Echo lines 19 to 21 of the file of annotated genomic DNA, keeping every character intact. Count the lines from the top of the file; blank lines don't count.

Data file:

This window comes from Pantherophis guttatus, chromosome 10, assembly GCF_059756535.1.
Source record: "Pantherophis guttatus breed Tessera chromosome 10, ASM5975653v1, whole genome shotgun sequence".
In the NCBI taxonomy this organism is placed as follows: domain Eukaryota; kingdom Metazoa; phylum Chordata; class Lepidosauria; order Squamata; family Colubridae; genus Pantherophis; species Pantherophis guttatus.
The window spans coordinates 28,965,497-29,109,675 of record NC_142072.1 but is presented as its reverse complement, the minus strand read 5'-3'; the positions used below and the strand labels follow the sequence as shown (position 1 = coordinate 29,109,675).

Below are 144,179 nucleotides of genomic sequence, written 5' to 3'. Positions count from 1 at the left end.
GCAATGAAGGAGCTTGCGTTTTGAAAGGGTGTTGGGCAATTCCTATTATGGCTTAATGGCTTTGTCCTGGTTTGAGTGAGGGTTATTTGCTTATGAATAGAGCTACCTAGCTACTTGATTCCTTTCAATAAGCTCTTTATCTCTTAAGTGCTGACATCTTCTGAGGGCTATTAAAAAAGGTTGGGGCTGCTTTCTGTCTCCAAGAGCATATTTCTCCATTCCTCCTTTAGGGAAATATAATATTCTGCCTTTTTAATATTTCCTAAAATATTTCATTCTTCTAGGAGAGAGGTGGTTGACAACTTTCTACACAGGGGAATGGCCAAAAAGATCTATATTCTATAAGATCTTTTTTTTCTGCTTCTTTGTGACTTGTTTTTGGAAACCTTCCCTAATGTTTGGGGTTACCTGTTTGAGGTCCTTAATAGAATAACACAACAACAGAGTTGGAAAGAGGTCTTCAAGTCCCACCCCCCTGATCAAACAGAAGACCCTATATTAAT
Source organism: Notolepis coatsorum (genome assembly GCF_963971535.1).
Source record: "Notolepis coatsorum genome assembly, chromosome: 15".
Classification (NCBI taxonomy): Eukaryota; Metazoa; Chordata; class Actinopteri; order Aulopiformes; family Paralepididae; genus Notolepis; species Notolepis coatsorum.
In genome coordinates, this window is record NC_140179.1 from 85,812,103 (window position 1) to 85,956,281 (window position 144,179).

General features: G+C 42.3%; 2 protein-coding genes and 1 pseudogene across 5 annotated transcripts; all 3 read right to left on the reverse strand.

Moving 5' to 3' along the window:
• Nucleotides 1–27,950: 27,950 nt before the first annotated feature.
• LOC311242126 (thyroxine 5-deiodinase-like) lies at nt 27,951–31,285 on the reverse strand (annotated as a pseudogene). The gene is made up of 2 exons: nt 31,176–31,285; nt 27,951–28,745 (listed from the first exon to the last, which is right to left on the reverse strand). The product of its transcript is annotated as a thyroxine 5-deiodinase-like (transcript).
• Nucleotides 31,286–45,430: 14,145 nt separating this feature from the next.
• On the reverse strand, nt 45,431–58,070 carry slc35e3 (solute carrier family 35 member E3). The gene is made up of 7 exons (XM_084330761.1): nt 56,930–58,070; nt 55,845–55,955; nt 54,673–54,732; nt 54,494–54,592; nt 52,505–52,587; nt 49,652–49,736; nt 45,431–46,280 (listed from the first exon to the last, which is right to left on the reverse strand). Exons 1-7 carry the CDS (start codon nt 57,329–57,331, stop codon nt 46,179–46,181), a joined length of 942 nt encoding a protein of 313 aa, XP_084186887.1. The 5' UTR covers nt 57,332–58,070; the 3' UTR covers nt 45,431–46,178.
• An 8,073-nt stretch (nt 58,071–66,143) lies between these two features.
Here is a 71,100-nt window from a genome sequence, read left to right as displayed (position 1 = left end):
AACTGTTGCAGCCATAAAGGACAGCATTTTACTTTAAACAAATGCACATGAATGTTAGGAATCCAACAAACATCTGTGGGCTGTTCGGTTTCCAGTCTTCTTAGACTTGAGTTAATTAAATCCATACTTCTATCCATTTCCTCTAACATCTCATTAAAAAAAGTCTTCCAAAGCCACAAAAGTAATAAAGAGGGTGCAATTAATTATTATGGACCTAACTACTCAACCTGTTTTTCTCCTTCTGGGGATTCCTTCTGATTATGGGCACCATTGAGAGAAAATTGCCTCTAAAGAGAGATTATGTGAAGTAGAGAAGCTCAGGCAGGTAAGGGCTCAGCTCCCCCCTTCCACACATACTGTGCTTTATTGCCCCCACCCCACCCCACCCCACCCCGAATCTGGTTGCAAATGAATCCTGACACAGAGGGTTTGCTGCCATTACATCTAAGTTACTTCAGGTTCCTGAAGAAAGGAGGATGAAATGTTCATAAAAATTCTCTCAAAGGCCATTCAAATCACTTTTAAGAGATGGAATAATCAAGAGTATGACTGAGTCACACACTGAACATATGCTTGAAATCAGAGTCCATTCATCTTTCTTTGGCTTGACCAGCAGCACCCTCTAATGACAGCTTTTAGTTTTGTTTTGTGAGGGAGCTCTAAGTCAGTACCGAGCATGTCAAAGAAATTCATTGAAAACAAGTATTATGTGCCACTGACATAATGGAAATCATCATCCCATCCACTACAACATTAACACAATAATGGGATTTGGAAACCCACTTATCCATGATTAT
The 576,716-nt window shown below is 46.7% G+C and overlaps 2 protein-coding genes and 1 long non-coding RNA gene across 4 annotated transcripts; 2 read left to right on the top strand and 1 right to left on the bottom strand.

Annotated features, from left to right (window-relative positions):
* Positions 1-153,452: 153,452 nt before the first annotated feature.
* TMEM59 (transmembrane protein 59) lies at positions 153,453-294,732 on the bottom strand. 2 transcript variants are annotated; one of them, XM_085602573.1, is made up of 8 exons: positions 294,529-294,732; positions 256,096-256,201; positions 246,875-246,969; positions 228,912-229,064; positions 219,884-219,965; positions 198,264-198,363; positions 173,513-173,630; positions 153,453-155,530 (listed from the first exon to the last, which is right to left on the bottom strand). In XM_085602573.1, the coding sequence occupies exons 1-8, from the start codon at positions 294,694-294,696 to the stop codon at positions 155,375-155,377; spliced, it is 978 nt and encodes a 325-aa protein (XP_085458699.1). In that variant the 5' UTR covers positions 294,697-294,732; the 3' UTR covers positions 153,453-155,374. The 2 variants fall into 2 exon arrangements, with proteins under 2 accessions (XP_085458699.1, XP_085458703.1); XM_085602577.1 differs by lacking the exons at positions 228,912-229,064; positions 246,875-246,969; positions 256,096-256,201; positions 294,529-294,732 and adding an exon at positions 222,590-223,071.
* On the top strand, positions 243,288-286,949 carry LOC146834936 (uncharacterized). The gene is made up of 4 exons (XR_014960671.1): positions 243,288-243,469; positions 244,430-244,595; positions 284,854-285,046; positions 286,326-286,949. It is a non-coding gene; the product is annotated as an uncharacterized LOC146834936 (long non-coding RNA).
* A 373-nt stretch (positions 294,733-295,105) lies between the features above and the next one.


AACTGTTGCAGCCATAAAGGACAGCATTTTACTTTAAACAAATGCACATGAATGTTAGGAATCCAACAAACATCTGTGGGCTGTTCGGTTTCCAGTCTTCTTAGACTTGAGTTAATTAAATCCATACTTCTATCCATTTCCTCTAACATCTCATTAAAAAAAGTCTTCCAAAGCCACAAAAGTAATAAAGAGGGTGCAATTAATTATTATGGACCTAACTACTCAACCTGTTTTTCTCCTTCTGGGGATTCCTTCTGATTATGGGCACCATTGAGAGAAAATTGCCTCTAAAGAGAGATTATGTGAAGTAGAGAAGCTCAGGCAGGTAAGGGCTCAGCTCCCCCCTTCCACACATACTGTGCTTTATTGCCCCCACCCCACCCCACCCCACCCCGAATCTGGTTGCAAATGAATCCTGACACAGAGGGTTTGCTGCCATTACATCTAAGTTACTTCAGGTTCCTGAAGAAAGGAGGATGAAATGTTCATAAAAATTCTCTCAAAGGCCATTCAAATCACTTTTAAGAGATGGAATAATCAAGAGTATGACTGAGTCACACACTGAACATATGCTTGAAATCAGAGTCCATTCATCTTTCTTTGGCTTGACCAGCAGCACCCTCTAATGACAGCTTTTAGTTTTGTTTTGTGAGGGAGCTCTAAGTCAGTACCGAGCATGTCAAAGAAATTCATTGAAAACAAGTATTATGTGCCACTGACATAATGGAAATCATCATCCCATCCACTACAACATTAACACAATAATGGGATTTGGAAACCCACTTATCCATGATTAT
The 576,716-nt window shown below is 46.7% G+C and overlaps 2 protein-coding genes and 1 long non-coding RNA gene across 4 annotated transcripts; 2 read left to right on the top strand and 1 right to left on the bottom strand.

Annotated features, from left to right (window-relative positions):